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SA Orthopaedic Journal

On-line version ISSN 2309-8309
Print version ISSN 1681-150X

SA orthop. j. vol.18 n.2 Centurion May./Jun. 2019 



Proximal fibular resections for primary bone tumours: oncological and functional results of a case series



Hilton TLI; Wiese KRII; Hosking KVIII; Hoffman EBIV

IMBChB(UCT), DA(SA), DipPEC(SA), FCOrth(SA), MMed(UCT); Orthopaedic Consultant, Groote Schuur & Vincent Pallotti Hospitals, Cape Town, University of Cape Town, South Africa
IIMBChB (UCT), Orthopaedic Registrar, Division of Orthopaedic Surgery, Department of Surgical Sciences, Faculty of Medicine and Health Sciences, Stellenbosch University, South Africa
IIIMBChB(UCT), FCOrth(SA), Orthopaedic Consultant, Vincent Pallotti Life Orthopaedic Hospital, Cape Town, University of Cape Town, South Africa
IVMBChB(US), FCS Orth(SA), Emeritus Associate Professor, University of Cape Town, South Africa





BACKGROUND: Resection of aggressive benign or malignant tumours of the proximal fibula are difficult due to the high number of surrounding anatomical compartments and close association with many important neurovascular and functional structures. For the same reasons malignant tumours behave differently in this area. Before the 1980s results were poor. With the introduction of neoadjuvant chemotherapy and limb salvage surgery, Malawer described a technique of local en bloc resection. This study presents the oncological and functional results of a case series using this technique
PATIENTS AND METHODS: A retrospective folder review of 14 patients was done. Six patients with a large active, an aggressive benign or a low-grade malignant tumour had a Malawer type I marginal resection, and eight patients with a stage IIB malignant sarcoma had a Malawer type II wide intracompartmental resection sacrificing the common peroneal nerve. The follow-up at a median of 38 months included the imaging, histology and a functional MSTS score.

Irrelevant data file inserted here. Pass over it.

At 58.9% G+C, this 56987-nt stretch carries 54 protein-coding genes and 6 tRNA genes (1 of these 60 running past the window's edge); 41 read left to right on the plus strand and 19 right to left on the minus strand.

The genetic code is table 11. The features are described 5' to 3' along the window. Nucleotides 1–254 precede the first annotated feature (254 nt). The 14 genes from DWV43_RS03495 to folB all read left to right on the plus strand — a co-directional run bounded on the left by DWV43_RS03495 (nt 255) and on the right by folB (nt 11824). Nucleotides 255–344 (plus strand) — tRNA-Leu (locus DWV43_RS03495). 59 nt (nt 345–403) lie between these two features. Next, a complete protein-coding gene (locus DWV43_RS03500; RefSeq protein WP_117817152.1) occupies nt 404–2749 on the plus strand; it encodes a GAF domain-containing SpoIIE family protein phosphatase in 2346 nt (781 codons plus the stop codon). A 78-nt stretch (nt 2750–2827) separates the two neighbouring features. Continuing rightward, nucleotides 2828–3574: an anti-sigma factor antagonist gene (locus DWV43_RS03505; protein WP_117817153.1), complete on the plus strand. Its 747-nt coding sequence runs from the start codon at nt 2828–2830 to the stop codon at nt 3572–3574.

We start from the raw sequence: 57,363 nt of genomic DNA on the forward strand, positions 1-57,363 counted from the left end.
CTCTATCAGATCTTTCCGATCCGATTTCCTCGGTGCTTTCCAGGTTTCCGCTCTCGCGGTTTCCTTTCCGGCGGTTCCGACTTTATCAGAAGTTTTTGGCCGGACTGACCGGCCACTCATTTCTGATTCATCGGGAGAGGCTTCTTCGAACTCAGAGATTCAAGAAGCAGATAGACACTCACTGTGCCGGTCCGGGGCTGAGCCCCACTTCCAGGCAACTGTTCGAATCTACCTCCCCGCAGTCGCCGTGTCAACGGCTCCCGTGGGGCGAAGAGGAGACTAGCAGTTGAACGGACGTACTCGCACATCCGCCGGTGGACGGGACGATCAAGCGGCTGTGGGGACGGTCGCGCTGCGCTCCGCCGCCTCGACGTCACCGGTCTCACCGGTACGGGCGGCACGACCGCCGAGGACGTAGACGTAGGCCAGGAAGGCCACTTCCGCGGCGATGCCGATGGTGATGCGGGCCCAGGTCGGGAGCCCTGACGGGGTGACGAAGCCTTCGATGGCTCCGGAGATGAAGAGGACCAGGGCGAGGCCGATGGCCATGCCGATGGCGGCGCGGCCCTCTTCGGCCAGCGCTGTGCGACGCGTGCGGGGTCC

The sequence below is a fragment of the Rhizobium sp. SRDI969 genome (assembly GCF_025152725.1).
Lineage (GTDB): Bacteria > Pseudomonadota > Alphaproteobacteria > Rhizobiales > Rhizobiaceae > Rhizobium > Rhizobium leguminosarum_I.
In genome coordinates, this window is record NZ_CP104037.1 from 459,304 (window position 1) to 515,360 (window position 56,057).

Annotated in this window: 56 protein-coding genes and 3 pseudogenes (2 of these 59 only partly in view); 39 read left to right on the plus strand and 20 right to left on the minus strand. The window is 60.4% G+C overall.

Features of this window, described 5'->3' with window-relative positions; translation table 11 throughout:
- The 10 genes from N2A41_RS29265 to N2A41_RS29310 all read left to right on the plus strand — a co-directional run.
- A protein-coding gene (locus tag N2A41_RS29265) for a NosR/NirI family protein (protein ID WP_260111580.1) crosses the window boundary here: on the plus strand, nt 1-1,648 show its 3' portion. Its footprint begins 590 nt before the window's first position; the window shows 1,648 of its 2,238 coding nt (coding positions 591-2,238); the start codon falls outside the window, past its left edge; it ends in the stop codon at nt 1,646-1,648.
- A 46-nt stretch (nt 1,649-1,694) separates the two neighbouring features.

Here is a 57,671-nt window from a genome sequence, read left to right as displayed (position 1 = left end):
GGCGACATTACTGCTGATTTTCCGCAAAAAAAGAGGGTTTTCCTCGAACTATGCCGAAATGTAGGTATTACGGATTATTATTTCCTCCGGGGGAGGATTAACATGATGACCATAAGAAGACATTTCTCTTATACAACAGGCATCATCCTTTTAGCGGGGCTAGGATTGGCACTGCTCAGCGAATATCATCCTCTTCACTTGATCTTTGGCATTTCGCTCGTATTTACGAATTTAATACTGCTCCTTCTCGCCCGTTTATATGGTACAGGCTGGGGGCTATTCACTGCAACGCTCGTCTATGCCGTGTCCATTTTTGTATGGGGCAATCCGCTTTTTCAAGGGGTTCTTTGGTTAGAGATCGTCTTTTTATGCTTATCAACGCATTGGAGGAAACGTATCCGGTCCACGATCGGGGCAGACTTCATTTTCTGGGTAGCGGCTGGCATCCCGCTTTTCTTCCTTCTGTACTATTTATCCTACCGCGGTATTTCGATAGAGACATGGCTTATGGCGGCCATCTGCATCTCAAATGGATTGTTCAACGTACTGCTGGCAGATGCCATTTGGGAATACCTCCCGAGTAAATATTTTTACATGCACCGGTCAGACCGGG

RESULTS: The median age of the type I resections was 42.5 years; giant cell tumour was the commonest tumour (50%); and the median functional MSTS score at follow-up was 29. The median age of the type II resections was 12 years; osteoblastic osteosarcoma was the commonest tumour (75%); and the median functional MSTS score was 26. All type II resections achieved clear margins at the initial surgery and there were no recurrences or metastases in either group. There were no wound complications and no vascular complications in spite of sacrificing the tibialis anterior artery in some type I and all type II resections, and the peroneal artery in type II resections. No patient complained of knee instability. The main functional impairment was due to loss of common peroneal function which required an AFO in some patients and a tibialis posterior tendon transfer in one patient
CONCLUSIONS: Resection of benign and malignant tumours of the proximal fibula achieved good cure rates and functional results, despite the sacrifice of the common peroneal nerve
Level of evidence: Level 4

Key words: benign aggressive and malignant primary bone tumours, proximal fibula, Malawer procedure